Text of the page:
How to dump your prime minister - the Australian way

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Sydney radio presenter Alan Jones, avowed conservative and harsh critic of Prime Minister Malcolm Turnbull, took to social media to drop a bombshell.

A News Corp Australia poll showed Bishop is the preferred leader for the party with 34 per cent of votes, followed by Turnbull at 30 per cent, Tony Abbott at 17 per cent and Peter Dutton at 10 per cent.

Mr. Turnbull narrowly survived a vote against a senior government colleague on Tuesday, but is now likely to face a second leadership challenge, reports the BBC.

Three senior Cabinet ministers have told Prime Minister Malcolm Turnbull he doesn't have support and should hold a leadership ballot quickly.

Mr Turnbull's allies said Mr Dutton had not secured the signatures of sufficient MPs to force a second vote.

While this predictable political push for an early election appears unlikely to succeed, the expected demise of the Turnbull government is likely to see another major ministerial reshuffle, with supporters of the successful candidates likely to win key cabinet portfolios.

There is not a shred of evidence on the public record that a Dutton prime ministership would make the slightest difference to the slide in public opinion being suffered by the Coalition in Queensland, as reflected in the LNP's ghastly result in the Longman byelection.

"I was wanting to continue to support Malcolm Turnbull for years to come as leader of the Liberal Party".

A clearly exasperated Mr Hogan also said he had discussed his decision with the deputy prime minister and leader of the Nationals, Michael McCormack.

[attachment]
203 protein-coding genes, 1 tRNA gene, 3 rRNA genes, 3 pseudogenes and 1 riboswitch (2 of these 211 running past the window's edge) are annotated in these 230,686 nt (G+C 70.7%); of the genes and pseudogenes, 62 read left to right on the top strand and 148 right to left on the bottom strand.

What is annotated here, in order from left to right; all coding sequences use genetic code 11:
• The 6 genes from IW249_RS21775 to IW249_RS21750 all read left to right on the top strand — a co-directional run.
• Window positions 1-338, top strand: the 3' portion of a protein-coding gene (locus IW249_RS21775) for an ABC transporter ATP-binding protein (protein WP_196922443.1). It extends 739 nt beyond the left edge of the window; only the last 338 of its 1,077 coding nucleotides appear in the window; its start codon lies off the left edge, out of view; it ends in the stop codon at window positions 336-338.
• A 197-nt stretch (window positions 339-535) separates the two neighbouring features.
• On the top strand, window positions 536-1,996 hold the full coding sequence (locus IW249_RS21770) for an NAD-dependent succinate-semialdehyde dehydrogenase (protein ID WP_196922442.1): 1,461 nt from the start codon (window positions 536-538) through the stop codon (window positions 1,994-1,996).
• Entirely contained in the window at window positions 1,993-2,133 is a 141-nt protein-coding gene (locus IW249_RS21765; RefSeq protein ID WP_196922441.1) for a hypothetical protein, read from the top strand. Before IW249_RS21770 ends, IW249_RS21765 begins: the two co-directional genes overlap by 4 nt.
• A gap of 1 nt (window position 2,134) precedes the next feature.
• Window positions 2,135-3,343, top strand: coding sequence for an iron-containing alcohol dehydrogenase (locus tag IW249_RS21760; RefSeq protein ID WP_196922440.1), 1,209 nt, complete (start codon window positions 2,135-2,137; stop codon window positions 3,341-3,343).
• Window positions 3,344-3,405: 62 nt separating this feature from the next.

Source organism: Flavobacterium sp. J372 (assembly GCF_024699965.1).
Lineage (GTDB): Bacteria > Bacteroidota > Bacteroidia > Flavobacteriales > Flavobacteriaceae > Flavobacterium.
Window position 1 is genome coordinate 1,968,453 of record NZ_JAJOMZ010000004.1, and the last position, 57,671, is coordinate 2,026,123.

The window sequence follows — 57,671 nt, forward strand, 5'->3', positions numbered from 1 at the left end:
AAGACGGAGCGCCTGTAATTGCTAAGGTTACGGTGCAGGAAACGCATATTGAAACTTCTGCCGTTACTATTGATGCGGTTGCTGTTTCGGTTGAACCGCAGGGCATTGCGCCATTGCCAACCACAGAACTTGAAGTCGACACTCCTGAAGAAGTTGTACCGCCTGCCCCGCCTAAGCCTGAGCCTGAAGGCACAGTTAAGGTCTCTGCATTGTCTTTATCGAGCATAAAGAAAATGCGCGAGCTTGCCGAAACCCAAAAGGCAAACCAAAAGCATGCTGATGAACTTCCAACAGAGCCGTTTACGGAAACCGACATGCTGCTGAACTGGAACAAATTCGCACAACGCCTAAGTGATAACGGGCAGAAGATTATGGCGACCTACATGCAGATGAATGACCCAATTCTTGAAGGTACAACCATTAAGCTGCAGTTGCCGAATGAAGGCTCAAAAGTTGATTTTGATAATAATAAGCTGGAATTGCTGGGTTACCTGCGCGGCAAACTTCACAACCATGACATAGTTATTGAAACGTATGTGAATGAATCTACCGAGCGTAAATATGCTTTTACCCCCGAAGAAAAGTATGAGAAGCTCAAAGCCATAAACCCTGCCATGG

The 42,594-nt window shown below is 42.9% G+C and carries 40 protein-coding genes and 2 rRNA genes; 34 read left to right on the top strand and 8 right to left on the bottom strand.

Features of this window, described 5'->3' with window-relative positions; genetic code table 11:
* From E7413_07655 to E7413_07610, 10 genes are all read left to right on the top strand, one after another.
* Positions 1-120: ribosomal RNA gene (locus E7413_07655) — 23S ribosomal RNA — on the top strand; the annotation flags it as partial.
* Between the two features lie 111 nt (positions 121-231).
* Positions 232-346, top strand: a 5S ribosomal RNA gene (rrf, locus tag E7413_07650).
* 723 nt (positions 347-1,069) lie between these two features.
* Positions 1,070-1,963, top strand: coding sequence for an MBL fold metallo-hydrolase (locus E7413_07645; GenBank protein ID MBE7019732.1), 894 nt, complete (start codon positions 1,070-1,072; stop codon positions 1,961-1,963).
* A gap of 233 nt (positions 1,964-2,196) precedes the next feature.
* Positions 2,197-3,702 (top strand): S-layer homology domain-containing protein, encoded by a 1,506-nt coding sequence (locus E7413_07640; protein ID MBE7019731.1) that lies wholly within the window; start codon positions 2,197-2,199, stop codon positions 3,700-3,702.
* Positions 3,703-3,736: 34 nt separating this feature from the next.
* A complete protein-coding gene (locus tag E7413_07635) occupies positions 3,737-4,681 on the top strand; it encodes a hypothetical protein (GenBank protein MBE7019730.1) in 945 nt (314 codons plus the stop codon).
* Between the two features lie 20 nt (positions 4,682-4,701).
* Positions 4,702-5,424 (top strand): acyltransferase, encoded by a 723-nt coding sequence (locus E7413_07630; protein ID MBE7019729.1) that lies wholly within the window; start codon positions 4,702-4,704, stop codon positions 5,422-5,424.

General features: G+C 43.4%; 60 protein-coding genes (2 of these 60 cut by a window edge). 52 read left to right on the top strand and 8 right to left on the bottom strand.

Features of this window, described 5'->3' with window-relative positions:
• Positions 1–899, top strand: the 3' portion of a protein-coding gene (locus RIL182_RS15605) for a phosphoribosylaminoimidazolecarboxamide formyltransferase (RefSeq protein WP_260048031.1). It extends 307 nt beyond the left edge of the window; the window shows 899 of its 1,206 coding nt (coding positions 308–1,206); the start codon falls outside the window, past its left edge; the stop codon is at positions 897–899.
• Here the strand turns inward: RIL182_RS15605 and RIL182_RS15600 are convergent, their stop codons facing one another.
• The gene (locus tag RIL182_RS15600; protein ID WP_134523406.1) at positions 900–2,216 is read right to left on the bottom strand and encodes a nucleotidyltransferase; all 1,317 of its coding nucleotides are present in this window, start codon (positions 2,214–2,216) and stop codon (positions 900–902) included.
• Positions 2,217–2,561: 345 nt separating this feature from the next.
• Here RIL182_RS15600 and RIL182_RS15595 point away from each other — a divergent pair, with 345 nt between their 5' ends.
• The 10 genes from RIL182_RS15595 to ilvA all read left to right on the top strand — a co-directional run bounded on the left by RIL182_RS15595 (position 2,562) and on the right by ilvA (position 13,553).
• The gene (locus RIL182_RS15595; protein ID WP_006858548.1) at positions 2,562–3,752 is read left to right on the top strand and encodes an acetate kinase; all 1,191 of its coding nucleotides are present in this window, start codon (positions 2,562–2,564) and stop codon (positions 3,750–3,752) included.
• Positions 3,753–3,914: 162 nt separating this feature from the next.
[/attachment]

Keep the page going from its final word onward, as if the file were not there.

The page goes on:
If he became prime minister, Dutton said he would focus on lowering electricity prices, cutting immigration to ease population pressures and boost water investment to help drought-stricken farmers.

Mr Turnbull won the party-room vote 48-35 but the narrow margin of the victory made another challenge nearly certain in a country that has earned a reputation for a revolving door of political leaders, with six prime ministers since 2009.

He is yet to publicly respond to the latest threat to his rule, although broadcaster ABC reported that he turned down the demand for another party meeting during the phone call.

Apart from anything else, the Liberal Party is so bitterly divided, the wounds so deep, its credibility so shattered, it will take years for the scars to heal.

Attorney-General Christian Porter referred the matter to the government's top solicitor on Wednesday evening - just as Mr Dutton's supporters were circulating a petition and preparing for an imminent leadership challenge.

"There will be no question time today because they don't know who their ministers are. they don't know who their prime minister is", he thundered across the chamber.

Australia has had years of political instability since Prime Minister John Howard lost power in 2007 after more than 11 years in office.

In Question Time on Wednesday, Labor asked the prime minister if he would support a referral.

Dutton may be in breach of the Constitution because of his family's interests in two child care centres.

The opposition Labor Party has gleefully watched the Liberals internal conflict deepen, with the growing prospect of an early election. The movement has been led by the hardline conservative Peter Dutton, 47.

Dutton was ultimately unsuccessful in the first instance, but the fact he only lost by a small margin 48-35 was considered by many as a fatal wound for Turnbull.